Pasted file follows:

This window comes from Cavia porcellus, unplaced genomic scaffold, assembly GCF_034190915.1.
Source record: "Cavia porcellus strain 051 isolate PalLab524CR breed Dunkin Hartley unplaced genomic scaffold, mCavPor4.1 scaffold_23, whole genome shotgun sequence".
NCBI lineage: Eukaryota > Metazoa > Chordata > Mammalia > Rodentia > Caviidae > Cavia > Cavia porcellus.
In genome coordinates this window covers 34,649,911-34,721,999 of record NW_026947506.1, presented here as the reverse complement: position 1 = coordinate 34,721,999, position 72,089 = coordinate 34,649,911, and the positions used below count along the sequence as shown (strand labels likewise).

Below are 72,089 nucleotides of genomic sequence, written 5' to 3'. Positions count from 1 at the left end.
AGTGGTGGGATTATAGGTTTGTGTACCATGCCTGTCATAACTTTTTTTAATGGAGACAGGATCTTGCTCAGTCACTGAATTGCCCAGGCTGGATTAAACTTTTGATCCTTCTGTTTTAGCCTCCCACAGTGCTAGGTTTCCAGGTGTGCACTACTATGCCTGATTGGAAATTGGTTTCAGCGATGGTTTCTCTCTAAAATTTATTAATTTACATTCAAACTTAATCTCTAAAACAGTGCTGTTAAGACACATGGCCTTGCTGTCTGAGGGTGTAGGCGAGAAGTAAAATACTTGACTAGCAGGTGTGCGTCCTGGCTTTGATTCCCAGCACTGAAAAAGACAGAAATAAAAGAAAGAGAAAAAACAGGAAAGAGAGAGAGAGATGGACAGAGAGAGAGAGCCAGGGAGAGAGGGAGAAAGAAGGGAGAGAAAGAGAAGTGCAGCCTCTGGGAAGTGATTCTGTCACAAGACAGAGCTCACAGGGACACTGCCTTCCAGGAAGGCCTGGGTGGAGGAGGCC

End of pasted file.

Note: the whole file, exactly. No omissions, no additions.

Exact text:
This window comes from Cavia porcellus, unplaced genomic scaffold, assembly GCF_034190915.1.
Source record: "Cavia porcellus strain 051 isolate PalLab524CR breed Dunkin Hartley unplaced genomic scaffold, mCavPor4.1 scaffold_23, whole genome shotgun sequence".
NCBI lineage: Eukaryota > Metazoa > Chordata > Mammalia > Rodentia > Caviidae > Cavia > Cavia porcellus.
In genome coordinates this window covers 34,649,911-34,721,999 of record NW_026947506.1, presented here as the reverse complement: position 1 = coordinate 34,721,999, position 72,089 = coordinate 34,649,911, and the positions used below count along the sequence as shown (strand labels likewise).

Below are 72,089 nucleotides of genomic sequence, written 5' to 3'. Positions count from 1 at the left end.
AGTGGTGGGATTATAGGTTTGTGTACCATGCCTGTCATAACTTTTTTTAATGGAGACAGGATCTTGCTCAGTCACTGAATTGCCCAGGCTGGATTAAACTTTTGATCCTTCTGTTTTAGCCTCCCACAGTGCTAGGTTTCCAGGTGTGCACTACTATGCCTGATTGGAAATTGGTTTCAGCGATGGTTTCTCTCTAAAATTTATTAATTTACATTCAAACTTAATCTCTAAAACAGTGCTGTTAAGACACATGGCCTTGCTGTCTGAGGGTGTAGGCGAGAAGTAAAATACTTGACTAGCAGGTGTGCGTCCTGGCTTTGATTCCCAGCACTGAAAAAGACAGAAATAAAAGAAAGAGAAAAAACAGGAAAGAGAGAGAGAGATGGACAGAGAGAGAGAGCCAGGGAGAGAGGGAGAAAGAAGGGAGAGAAAGAGAAGTGCAGCCTCTGGGAAGTGATTCTGTCACAAGACAGAGCTCACAGGGACACTGCCTTCCAGGAAGGCCTGGGTGGAGGAGGCC